According to a recent study published by a joint venture of the University of Texas Southwest’s Medical Center and the Cooper Institute in Dallas, having low levels of vitamin D can be linked to depression.
What is Depression?
Major depressive disorder (MDD) or depression, as it is widely known, is a mental disorder where extreme feelings of sadness persist for months or even years. People that suffer from depression can’t seem to shake the feelings of sadness, hopelessness and despair that they experience. They also tend to lose interest in the activities that they once enjoyed and withdraw from loved ones and friends.
The study followed 12,600 adult men and women over a four year period. Participants were divided into groups based on whether they had a past history of depression or not. Their vitamin D levels were tested in addition to taking into consideration whether or not they were currently exhibiting symptoms of depression. (more…)
The supplement aisle of any supermarket or natural grocery store can be overwhelming. There are hundreds of products on the shelf, all claiming different benefits. Some are labeled with a letter of the alphabet, others are named after a tree root, and some seem like they belong on the spice aisle.
With an industry so big and so confusing, it’s alarming that there are still no strict regulations for these over the counter products. This has been an on going health frustration, leading doctors and legislators to speak out.
In 1994, President Clinton signed the Dietary Supplements Health and Education Act (DSHEA). This placed dietary supplements as a subcategory of food. Therefore supplements can go to market without submitting proof of safety or efficacy to the U.S. Food and Drug Administration (FDA). 17 years later, this law remains despite the stories of harm and the urging of physicians for change.
Here in the U.S., the Food and Drug Administration (FDA) regulates food safety. Denmark’s equivalent to that is the Danish Veterinary and Food Administration, also known as the DVFA. Stateside, we tend to think of extra vitamins as a positive thing but in Denmark, vitamin fortified food is a diet-don’t. The DVFA has made it clear that their stance on fortifying foods with vitamins and minerals is one of suspicion and concern.
The theory held within the DVFA is that a properly balanced diet negates the necessity for supplementing with extra vitamins. In fact, they believe so strongly in the dangers of vitamin and mineral overdose that fortified foods must first be approved through a pricey application process. Foods found to contain what the DVFA classifies as dangerous levels of fortification are not granted approval.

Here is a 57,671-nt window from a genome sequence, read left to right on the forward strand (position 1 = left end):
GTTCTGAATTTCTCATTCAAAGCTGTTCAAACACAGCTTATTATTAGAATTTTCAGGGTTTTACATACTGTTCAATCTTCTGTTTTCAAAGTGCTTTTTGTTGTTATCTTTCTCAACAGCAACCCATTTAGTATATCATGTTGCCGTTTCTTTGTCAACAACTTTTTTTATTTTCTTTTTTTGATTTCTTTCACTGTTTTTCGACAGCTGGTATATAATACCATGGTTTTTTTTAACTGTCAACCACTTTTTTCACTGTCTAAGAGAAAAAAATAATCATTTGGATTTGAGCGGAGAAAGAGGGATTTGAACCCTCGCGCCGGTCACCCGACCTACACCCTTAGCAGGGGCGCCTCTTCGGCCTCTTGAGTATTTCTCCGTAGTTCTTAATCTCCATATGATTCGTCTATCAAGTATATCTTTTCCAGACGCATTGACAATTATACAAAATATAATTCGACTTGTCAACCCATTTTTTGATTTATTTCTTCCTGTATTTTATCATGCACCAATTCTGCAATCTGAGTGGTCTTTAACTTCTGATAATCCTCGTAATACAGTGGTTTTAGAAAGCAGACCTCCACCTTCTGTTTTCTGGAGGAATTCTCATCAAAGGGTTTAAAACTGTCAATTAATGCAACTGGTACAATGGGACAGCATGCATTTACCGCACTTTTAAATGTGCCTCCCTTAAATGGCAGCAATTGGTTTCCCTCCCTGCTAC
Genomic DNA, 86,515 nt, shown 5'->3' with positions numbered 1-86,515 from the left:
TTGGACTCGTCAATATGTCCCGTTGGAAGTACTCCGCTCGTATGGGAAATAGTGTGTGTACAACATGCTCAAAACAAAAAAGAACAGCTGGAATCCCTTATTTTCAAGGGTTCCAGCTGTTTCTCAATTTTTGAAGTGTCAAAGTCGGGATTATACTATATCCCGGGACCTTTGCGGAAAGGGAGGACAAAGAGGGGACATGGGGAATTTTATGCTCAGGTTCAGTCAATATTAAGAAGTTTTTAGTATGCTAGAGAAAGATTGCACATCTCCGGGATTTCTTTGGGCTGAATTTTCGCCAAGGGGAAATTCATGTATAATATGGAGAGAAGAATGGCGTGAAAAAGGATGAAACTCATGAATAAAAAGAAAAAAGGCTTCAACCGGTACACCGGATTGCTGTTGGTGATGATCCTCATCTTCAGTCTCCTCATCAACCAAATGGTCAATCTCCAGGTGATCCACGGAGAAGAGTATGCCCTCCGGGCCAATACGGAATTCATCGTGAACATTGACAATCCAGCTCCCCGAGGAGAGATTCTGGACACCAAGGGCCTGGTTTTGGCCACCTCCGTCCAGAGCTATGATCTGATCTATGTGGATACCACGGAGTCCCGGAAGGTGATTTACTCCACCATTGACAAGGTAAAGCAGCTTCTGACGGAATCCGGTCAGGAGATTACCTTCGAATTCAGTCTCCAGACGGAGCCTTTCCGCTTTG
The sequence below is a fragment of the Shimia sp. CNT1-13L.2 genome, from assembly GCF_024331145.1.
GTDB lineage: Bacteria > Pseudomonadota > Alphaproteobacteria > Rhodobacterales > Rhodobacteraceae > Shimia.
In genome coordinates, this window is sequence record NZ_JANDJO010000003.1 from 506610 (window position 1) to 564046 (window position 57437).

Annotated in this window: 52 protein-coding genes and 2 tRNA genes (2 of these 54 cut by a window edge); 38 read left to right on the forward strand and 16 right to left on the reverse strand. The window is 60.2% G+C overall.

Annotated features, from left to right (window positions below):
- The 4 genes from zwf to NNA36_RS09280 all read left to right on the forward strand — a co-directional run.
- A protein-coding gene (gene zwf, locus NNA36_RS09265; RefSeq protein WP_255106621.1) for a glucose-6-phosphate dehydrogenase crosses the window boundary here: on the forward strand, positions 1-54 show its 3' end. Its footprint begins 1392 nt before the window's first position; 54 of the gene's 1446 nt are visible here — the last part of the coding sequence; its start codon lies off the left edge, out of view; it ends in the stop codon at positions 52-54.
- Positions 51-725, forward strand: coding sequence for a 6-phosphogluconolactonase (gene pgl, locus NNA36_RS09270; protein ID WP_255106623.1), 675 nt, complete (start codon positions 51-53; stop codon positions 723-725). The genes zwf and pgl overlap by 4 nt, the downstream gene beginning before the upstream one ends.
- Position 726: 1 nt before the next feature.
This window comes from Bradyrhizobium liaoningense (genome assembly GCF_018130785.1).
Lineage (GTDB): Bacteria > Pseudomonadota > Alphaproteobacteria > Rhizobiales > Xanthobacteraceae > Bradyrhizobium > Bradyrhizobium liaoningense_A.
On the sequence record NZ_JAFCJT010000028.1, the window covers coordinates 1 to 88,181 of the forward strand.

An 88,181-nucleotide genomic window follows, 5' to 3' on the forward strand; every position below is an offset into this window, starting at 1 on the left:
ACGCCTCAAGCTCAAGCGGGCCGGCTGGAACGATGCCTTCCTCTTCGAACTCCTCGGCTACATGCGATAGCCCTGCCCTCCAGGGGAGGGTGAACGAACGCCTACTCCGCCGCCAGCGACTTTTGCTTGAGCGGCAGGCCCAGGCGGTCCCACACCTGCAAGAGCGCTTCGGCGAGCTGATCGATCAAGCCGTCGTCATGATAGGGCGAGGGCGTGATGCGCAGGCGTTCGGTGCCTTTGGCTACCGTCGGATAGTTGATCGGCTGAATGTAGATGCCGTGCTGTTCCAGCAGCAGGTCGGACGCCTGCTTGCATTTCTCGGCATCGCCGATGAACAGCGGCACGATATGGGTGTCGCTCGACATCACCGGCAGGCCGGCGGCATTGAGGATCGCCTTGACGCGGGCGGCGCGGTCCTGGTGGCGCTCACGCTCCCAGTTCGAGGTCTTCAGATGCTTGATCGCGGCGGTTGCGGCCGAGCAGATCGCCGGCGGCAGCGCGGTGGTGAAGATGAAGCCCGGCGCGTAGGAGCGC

Among the products recently pulled from the shelves of a small Copenhagen store is Ovaltine. At my home, we use Ovaltine as a chocolate milk treat because it’s nutrient enriched- I feel a lot better about that decision as opposed to pouring a giant glob of chocolate flavored syrup in to my son’s cup. What strikes me as particularly odd is that Ovaltine hasn’t yet been granted shelf-space and yet Red Bull (with its copious amounts of both vitamins and caffeine) has, according to the New York Times.
As the first official week of summer is now behind us, we find ourselves outside more and more. You may be wanting to get your daily dose of Vitamin D. You might be training for that next 5K, marathon, triathlon or playing in a summer softball league. We want to make sure we protect ourselves from injuries, but also protect ourselves from sunburns! Damage from the sun can lead to early skin aging, wrinkles or skin cancer. Sunscreen is an important way to protect your skin from harm, and because of this, the industry is about to get a major overhaul.
The Food and Drug Administration has proposed new regulations that will change the way information on sunscreens is presented to you, the consumer. Currently some of the information can be misleading and
Are you bad to your bones? There is a growing trend in the United States and Canada: calcium and vitamin D deficiency. Bone mass reaches its peak around age thirty so calcium and vitamin D are critical in helping you to prevent breaks or fractures down the road. As important as strong muscles are to your overall health, bones are what hold us together. Otherwise we’d just be a puddle on the ground. I’m hoping I can shed some light on all the benefits that calcium and vitamin D have to offer.
What is vitamin D and why do I need it?
Vitamin D is key in helping to produce strong bones. It also helps absorb calcium from the intestines so that is why you find so many products with the two in combo. The current recommendation depends on age, but for a woman age 18-30 you are looking at around 600 internal units (IUs) per day. Our bodies naturally convert vitamin D into a usable form from midday sun (between 10 am and 2 pm). People like me who live in northern parts of the world and get to see old man winter usually do not get enough midday sun to make our own vitamin D.